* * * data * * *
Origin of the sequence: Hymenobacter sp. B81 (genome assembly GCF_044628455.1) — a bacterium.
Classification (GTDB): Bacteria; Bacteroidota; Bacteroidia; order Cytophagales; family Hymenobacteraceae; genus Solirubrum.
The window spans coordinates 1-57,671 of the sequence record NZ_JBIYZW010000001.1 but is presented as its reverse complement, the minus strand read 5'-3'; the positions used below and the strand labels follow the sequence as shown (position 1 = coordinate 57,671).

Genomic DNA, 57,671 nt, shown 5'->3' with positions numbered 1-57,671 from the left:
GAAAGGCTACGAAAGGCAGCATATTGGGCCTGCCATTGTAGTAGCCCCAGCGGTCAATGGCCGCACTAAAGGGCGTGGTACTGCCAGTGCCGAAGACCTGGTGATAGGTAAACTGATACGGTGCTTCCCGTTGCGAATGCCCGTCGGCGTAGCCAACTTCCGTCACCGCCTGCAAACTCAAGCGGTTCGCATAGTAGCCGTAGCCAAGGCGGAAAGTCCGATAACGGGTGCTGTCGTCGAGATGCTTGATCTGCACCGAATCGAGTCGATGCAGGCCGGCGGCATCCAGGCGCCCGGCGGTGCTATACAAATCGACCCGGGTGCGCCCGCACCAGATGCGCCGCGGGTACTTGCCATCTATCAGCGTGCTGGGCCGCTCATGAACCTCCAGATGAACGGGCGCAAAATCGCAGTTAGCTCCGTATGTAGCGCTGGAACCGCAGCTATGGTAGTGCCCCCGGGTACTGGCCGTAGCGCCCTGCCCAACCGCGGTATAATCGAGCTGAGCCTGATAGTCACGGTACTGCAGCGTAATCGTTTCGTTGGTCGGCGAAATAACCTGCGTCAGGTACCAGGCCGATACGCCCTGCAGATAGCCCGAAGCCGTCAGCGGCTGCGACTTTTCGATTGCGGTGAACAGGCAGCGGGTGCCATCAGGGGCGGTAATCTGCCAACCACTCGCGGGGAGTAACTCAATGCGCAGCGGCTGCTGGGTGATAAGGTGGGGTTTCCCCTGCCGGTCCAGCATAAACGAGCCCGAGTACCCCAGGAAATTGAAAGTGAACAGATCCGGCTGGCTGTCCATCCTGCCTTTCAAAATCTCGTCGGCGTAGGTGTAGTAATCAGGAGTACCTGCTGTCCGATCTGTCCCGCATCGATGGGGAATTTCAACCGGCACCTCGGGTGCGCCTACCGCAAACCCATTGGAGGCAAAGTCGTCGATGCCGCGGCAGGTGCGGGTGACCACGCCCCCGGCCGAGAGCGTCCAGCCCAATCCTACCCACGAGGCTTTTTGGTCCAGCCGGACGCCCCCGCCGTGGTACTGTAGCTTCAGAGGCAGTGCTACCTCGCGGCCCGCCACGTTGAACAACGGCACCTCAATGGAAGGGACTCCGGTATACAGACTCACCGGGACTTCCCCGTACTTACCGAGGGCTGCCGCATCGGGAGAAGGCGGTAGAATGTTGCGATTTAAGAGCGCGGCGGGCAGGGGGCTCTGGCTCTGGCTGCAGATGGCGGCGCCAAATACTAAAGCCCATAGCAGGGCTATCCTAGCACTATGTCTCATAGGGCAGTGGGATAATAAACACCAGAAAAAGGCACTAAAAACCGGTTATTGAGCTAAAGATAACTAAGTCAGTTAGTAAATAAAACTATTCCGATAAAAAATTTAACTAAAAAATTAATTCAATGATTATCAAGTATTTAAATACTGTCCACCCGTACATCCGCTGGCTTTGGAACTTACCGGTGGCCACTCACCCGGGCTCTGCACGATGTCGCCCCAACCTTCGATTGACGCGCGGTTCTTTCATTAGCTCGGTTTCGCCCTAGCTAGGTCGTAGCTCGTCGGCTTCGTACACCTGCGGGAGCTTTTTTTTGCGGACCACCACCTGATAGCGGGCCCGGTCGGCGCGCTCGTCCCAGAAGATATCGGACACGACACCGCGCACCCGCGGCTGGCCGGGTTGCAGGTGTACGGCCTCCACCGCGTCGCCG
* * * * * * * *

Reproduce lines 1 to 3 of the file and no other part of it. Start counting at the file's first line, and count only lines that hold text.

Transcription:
Origin of the sequence: Hymenobacter sp. B81 (genome assembly GCF_044628455.1) — a bacterium.
Classification (GTDB): Bacteria; Bacteroidota; Bacteroidia; order Cytophagales; family Hymenobacteraceae; genus Solirubrum.
The window spans coordinates 1-57,671 of the sequence record NZ_JBIYZW010000001.1 but is presented as its reverse complement, the minus strand read 5'-3'; the positions used below and the strand labels follow the sequence as shown (position 1 = coordinate 57,671).